Even my darling husband points out I have my flaws. Most of them involve my desire to throw away all his stuff, but one or two actually spill over into real estate.

One of my larger flaws as an agent is that I don’t understand that not everyone wants what I want — specifically, to live in Manhattan.

Like so many kids from flyover states, I fought and clawed my way here, and I can’t imagine living anywhere else. Sure it’s noisy, crowded and dirty, but you’ll have to take me out of here in a pine box (which might actually be larger than my living room).

Just when I thought I had this problem under control, my celebrity client’s little sister showed up and said she wanted a rental, I thought, “aha, Manhattan.”

Was I not listening when she said she lived in Brooklyn now? No, I was not.

It wasn’t just narcissism; there was also an element of being a control freak. I like to work my magic where my powers lie, and my ability to conjure up anything cool across the East River is limited.

So I just blew a week and a half, thinking “Manhattan.” It’s not the end of the world; this client and I have got time. And I managed to push her budget up from $1,300 to $1,900, which will save me from dealing with some dreck later on.

But I still feel badly that I didn’t get it in three; I should have been able to show her three apartments and have her sign a lease on one. Some of my problem came from listening to the budget constraint. For those of you who don’t live here, be aware there’s not a whole lot goin’ on under $3,000. Still, she’s determined to live on her talent, not her parents’, and ya gotta admire that.

To deal with cheap, I served up a) small b) ugly and c) odd locations.

Not all at the same time, of course, but every time we saw something funky I realized my client wants to see beauty. Ye Olde Brownstone-mahogany paneling-and Tiffany lamps-beauty, preferably without the dicey street-scene that can accompany that in Harlem.

I feel like if I were a more experienced salesperson, I would have picked this up the easy way, by listening, and not the hard way, by watching the shudders when she saw dark apartments, cruddy blocks, and — my favorite — the one-bedroom with purple-and-red paint. (It would have been like living under the Big Top.)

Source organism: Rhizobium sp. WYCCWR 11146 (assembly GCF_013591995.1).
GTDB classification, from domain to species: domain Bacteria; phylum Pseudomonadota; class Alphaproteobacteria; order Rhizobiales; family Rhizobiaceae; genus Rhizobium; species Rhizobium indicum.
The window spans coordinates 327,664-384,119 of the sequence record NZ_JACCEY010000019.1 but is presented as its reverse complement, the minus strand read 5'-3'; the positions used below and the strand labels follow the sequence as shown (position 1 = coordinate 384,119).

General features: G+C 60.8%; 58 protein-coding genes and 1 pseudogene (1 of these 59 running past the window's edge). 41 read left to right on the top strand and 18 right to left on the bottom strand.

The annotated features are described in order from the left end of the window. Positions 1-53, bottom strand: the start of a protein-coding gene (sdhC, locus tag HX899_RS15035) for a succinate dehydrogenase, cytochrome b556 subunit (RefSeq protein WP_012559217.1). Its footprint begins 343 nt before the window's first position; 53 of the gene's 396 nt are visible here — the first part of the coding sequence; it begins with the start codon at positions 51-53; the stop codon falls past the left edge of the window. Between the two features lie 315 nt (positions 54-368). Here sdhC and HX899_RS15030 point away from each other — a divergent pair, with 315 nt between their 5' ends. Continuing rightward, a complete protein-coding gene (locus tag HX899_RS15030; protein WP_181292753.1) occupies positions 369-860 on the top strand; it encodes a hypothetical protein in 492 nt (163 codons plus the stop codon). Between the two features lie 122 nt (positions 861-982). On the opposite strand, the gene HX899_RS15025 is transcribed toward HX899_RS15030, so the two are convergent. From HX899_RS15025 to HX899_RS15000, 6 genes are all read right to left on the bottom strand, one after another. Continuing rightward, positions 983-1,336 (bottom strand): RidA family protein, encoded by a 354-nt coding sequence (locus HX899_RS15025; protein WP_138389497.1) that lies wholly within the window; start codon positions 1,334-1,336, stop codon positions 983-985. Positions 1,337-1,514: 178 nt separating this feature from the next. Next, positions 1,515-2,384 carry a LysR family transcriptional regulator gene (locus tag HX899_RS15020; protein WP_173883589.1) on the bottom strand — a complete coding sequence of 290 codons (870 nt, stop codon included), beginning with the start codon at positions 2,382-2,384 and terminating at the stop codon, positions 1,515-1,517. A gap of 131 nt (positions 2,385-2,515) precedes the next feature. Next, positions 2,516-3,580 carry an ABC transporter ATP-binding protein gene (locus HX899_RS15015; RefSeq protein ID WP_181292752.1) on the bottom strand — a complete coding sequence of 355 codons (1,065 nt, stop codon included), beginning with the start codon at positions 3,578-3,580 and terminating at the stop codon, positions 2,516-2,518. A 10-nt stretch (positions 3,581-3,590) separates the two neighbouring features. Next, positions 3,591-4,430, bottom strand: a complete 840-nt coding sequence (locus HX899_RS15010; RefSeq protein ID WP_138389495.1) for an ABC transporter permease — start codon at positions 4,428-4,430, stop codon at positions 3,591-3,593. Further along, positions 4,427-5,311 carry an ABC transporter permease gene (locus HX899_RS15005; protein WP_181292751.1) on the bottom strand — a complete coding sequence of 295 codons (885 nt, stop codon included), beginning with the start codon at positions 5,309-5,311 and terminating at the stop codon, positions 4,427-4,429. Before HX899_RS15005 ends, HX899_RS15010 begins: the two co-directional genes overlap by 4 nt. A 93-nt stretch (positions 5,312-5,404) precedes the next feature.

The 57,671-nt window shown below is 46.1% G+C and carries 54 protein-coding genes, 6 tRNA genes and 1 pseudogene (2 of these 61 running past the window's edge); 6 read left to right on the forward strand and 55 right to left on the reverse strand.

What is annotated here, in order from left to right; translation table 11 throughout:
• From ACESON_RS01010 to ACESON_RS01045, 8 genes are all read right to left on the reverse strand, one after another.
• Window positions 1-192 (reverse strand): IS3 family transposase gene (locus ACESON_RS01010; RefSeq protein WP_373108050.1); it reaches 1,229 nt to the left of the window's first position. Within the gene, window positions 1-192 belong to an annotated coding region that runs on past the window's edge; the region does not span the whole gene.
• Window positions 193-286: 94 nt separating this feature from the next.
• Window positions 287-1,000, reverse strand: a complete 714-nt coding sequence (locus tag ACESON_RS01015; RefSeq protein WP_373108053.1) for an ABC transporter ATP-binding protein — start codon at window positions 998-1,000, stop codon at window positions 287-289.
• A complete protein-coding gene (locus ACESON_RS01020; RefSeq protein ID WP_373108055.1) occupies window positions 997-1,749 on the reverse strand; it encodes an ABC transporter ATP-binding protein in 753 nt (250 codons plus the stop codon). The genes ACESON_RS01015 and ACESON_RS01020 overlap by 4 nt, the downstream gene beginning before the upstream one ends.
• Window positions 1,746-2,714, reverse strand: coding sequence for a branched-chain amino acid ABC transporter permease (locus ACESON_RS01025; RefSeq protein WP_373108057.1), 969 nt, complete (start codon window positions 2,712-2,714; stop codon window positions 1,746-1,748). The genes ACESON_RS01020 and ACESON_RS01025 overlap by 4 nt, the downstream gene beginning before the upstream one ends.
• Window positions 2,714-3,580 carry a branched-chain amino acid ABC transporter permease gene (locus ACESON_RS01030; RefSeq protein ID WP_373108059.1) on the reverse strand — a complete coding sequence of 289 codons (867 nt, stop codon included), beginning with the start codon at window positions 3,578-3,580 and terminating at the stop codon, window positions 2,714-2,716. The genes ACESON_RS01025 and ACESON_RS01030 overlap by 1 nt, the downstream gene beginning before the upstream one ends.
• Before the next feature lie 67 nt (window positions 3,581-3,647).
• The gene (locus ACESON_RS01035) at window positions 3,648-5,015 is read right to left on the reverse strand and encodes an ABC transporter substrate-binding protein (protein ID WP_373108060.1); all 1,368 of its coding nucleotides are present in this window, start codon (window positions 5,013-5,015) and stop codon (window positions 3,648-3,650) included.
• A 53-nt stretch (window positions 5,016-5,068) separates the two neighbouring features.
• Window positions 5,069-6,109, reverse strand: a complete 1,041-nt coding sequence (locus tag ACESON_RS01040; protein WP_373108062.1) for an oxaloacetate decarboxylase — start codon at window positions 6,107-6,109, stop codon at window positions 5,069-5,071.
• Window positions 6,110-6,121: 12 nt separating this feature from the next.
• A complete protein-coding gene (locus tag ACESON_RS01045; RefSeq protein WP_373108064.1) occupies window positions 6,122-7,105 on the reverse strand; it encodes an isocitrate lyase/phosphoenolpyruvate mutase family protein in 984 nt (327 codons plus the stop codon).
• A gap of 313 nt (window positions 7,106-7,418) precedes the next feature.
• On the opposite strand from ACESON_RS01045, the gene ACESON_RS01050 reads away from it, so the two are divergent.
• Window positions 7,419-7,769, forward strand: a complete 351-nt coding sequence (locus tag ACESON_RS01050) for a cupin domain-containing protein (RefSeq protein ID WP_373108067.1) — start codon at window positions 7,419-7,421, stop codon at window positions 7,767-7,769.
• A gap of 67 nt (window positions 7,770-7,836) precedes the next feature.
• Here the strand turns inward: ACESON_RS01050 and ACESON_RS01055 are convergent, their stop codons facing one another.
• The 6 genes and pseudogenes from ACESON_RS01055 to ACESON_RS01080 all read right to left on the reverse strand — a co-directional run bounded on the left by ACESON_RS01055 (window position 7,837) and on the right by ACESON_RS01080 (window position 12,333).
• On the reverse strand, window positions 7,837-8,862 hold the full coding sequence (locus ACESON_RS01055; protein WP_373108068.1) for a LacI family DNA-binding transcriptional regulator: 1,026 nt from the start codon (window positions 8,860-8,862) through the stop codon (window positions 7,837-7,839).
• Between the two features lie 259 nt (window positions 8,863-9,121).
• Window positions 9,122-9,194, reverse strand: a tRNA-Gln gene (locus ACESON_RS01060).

There are Brooklyn neighborhoods full of Victorian beauty, but I have avoided thinking about them because they’re not on my computer system and many of the agents won’t co-operate with me. There are some big firms that will, but to balance the co-broke, they’re overpriced. I guess it’s natural to shy away from selling where you know there might not be inventory, but it feels cowardly too. I already hate rentals because I’m never sure what they’re gonna look like, and I see the avoidance of unfamiliar territory and the dislike of rentals as twin parts of my neurosis: if I can’t control it, I don’t want to deal with it.

So I’ve decided to go on the attack, even if it means doing two things that seem kinda infra dig. One, I plan to go walk around one Brooklyn neighborhood tomorrow and hang “apartment wanted” signs on some lampposts (maybe I’ll flush out an owner that way); and two, I’ll show her exactly the apartment she wants, even though it’s out of the price range I’ve already bumped up.

My sponsoring broker is a big fan of this strategy; he’s said it before: “show them everything they want, then tell them what it costs. Otherwise, they won’t see what they want, and they’ll think it’s not them, it’s you.”

Maybe that’ll work. I’m lining up the perfect gorgeous apartment and a wonderful-looking, cheaper backup, plus whatever else I can rustle up by walking the neighborhood and hustling every storefront real estate broker.

Hopefully I’ll get it in five.

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